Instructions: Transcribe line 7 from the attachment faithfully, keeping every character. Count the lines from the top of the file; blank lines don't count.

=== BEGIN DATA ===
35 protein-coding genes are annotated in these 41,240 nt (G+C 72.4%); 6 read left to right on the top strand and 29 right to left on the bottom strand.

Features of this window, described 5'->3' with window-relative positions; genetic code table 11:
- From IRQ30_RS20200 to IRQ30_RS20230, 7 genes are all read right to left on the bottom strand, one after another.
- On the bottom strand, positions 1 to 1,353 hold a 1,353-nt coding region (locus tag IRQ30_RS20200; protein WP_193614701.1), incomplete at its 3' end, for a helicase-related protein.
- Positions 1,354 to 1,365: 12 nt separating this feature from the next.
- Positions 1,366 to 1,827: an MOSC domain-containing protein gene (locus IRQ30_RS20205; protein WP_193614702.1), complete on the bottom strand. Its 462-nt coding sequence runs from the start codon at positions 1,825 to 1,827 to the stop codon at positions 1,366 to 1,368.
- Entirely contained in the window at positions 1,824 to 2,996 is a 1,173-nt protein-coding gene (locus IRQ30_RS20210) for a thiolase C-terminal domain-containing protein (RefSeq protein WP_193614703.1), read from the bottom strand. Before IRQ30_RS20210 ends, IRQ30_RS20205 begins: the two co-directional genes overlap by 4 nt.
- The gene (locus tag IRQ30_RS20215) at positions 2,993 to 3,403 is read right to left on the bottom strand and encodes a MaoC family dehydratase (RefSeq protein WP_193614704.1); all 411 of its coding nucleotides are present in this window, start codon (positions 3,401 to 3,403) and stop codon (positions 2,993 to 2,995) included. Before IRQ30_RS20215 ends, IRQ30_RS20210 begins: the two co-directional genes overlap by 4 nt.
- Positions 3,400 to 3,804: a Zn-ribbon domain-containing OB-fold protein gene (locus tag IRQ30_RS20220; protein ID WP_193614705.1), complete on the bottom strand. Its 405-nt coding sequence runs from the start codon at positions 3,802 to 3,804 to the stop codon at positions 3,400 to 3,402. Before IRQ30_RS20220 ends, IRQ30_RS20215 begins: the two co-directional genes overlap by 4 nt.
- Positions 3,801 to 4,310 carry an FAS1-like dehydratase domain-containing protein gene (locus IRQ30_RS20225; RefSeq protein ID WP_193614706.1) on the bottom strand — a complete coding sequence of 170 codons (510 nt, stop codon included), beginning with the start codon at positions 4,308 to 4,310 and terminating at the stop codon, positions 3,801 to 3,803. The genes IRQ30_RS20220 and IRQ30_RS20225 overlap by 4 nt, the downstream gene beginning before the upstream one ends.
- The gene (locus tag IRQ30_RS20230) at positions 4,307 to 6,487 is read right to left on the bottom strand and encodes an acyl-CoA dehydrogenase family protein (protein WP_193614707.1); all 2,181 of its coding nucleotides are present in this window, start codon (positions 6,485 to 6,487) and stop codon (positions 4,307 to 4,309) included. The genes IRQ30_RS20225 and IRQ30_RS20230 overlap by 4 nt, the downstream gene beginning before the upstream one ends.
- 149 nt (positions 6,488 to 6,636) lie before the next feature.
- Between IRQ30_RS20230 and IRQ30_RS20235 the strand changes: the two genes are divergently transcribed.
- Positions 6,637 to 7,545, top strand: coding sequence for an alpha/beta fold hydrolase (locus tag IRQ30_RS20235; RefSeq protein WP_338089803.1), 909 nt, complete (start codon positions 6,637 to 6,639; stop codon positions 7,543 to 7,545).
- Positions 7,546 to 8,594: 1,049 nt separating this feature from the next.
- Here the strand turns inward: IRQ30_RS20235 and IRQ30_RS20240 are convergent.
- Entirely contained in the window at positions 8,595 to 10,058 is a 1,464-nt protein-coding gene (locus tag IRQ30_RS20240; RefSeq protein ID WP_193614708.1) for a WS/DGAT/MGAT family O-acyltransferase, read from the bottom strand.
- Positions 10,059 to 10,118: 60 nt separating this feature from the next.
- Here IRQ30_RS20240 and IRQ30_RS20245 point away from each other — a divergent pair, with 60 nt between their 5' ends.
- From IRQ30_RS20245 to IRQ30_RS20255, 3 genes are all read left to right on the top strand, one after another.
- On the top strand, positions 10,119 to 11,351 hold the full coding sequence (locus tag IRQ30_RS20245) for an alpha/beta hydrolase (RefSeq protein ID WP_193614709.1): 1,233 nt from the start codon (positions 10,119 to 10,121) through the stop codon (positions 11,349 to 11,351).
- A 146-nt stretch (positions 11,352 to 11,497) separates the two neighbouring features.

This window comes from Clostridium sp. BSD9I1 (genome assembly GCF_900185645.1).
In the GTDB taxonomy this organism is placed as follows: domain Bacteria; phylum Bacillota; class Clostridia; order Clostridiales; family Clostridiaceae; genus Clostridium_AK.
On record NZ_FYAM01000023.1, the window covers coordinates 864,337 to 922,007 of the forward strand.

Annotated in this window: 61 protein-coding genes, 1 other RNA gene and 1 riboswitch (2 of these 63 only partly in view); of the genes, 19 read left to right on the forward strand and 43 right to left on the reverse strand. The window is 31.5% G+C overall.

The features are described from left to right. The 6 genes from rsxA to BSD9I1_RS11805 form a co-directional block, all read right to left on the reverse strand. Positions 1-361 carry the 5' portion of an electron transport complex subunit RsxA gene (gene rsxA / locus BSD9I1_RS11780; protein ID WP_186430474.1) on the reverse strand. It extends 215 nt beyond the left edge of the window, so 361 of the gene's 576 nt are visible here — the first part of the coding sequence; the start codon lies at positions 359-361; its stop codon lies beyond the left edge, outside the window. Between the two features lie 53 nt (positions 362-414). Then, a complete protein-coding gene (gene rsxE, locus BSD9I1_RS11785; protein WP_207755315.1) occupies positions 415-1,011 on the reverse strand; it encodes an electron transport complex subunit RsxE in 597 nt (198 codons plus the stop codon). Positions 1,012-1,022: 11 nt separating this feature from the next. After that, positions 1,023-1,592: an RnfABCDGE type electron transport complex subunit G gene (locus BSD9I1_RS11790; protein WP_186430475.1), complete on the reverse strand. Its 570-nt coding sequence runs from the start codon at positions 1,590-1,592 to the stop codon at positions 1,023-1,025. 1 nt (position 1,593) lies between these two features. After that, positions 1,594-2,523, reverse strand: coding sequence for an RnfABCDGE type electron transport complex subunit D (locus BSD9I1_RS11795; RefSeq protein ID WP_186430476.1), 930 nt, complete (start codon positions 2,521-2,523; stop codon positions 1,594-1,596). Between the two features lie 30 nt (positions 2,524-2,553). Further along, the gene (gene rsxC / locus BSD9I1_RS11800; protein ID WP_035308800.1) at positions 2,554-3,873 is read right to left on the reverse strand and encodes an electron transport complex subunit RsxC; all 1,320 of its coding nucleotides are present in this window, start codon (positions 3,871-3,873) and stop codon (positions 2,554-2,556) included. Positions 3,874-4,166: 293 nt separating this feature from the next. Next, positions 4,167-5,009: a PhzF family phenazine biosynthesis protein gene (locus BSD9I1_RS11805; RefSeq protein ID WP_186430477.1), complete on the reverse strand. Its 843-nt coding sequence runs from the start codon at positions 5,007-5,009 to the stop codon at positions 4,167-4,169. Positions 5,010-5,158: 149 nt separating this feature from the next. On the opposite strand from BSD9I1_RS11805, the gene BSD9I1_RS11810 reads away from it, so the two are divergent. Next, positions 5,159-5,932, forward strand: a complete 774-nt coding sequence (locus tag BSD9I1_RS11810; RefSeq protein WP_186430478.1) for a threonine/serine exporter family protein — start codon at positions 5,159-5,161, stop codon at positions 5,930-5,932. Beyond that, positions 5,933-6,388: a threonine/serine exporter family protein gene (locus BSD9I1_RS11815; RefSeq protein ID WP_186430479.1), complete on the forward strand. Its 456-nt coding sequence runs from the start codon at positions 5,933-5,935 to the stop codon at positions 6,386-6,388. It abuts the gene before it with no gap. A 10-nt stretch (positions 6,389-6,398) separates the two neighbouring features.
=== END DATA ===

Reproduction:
- Entirely contained in the window at positions 1,824 to 2,996 is a 1,173-nt protein-coding gene (locus IRQ30_RS20210) for a thiolase C-terminal domain-containing protein (RefSeq protein WP_193614703.1), read from the bottom strand. Before IRQ30_RS20210 ends, IRQ30_RS20205 begins: the two co-directional genes overlap by 4 nt.